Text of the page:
Enterprises are taking necessary steps to address the dilemma of assembling and developing an adequately prepared workforce. Employers in all industries will continue to face an ever-widening shortage of specialized roles, such as data scientists, cybersecurity pros, software developers, and experience designers, that are critical to customer experience and digital transformation. Both public- and private-sector organizations are realizing they need to invest greater resources in new ways to collaboratively equip people with skills to respond to global opportunities and challenges in order to create the digital workforce of the future.
4. A new generation of designers will be driven as much by technology as creative: Yesterday’s graphic designers are today’s UX designers—and they will be tomorrow’s data designers, avatar programmers, and more. Design has quickly matured from a mostly creative endeavor to a field tasked with solving complex, layered technological and social challenges. This will be exacerbated as companies enlist designers to address increasingly complex challenges from autonomous cars to bioelectronics.
In this intensely transformational age, the next generation of designers will be measured by advanced skills and experiences across five interconnected domains:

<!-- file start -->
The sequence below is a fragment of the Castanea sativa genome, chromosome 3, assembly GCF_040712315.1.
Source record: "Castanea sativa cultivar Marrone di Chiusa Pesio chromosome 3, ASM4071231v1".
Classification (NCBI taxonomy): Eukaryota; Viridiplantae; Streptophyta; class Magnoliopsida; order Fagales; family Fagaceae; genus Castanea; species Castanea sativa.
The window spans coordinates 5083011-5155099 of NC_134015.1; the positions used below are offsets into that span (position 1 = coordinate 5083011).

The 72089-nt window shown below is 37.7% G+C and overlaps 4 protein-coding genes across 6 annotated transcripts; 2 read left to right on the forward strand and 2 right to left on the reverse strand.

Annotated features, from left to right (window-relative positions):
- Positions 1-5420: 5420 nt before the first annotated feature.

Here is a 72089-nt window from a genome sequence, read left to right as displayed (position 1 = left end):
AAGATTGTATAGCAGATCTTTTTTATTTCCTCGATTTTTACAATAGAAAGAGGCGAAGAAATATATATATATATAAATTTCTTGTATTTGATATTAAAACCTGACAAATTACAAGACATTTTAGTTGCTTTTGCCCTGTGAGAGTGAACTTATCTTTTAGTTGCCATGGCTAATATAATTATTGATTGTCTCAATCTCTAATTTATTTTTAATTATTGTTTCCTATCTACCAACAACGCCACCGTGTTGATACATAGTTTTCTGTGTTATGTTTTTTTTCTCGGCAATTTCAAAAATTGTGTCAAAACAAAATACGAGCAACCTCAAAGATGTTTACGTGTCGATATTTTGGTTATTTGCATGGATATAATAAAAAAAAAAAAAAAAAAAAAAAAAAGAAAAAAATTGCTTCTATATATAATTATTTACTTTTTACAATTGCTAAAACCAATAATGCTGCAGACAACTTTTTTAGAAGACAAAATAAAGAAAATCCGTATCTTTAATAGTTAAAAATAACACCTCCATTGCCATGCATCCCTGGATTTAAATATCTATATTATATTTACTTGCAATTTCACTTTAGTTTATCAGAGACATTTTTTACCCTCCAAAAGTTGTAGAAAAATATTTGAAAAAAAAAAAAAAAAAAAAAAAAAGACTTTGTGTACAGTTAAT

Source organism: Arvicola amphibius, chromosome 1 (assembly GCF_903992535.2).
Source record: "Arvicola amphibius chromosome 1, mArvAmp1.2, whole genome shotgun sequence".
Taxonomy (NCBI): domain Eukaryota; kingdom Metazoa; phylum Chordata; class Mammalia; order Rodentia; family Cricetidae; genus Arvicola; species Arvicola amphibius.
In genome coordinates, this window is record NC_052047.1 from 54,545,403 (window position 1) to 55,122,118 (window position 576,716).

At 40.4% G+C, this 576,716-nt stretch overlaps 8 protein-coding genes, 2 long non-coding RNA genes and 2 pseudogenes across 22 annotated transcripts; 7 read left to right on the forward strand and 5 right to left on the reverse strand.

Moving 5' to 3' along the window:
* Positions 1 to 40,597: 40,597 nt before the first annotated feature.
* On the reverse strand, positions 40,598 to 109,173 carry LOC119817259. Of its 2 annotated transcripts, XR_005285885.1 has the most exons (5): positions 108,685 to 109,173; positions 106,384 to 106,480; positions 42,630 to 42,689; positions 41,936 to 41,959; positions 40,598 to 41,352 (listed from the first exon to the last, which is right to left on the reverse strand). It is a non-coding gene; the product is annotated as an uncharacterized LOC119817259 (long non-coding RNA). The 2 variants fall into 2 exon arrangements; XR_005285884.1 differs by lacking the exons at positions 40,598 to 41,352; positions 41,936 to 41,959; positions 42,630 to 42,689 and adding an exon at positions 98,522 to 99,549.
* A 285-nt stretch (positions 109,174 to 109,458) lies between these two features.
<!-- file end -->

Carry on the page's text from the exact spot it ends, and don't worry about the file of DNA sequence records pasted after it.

- Objects and artifacts
2. Services and experiences
3. Systems and platforms
4. Security and privacy
5. Strategy and vision
As an example, Gartner predicts that by 2021, 40% of IT staff will be “versatilists” who hold multiple roles—most of which will be business- rather than technology-centric. Design as a profession will evolve into a hybrid industry that is driven as much by technology as it is by creative. Designers will embrace new technologies and standards that continue to change rapidly. Data has become a critical new medium for our lives.
5. Companies will search for ways to open organizational apertures: Global enterprises naturally develop multilayered structures composed of different departments, entities, and stakeholders whose perspectives are limited by the context in which they operate as well as familiar, comfortable frames of reference. The limited perspective, coupled with the complexity and increasing flexibility of organizational models, has led to myopic, compartmentalized, and decentralized strategies and operational divisions. The result is disconnected silos and capabilities with narrow apertures into systems-level external and internal pressures and challenges.
As anyone familiar with the pitfalls of organizational silos knows, when viewed through small apertures, either big problems or big opportunities can be distorted and mishandled. As a result, organizations will increasingly search for ways to use technologies to open their own apertures to define opportunities, risks, and challenges holistically. When organizational problems can be reframed, we can create more durable, impactful solutions for an increasingly uncertain, asymmetric, and complex digital world.
As enterprises solidify and accelerate their commitment to digital transformation, they will need to employ a holistic approach that not only keeps pace with the changing digital marketplace, but also takes into consideration their entire end-to-end ecosystem, including leadership, employees, partners, and customers.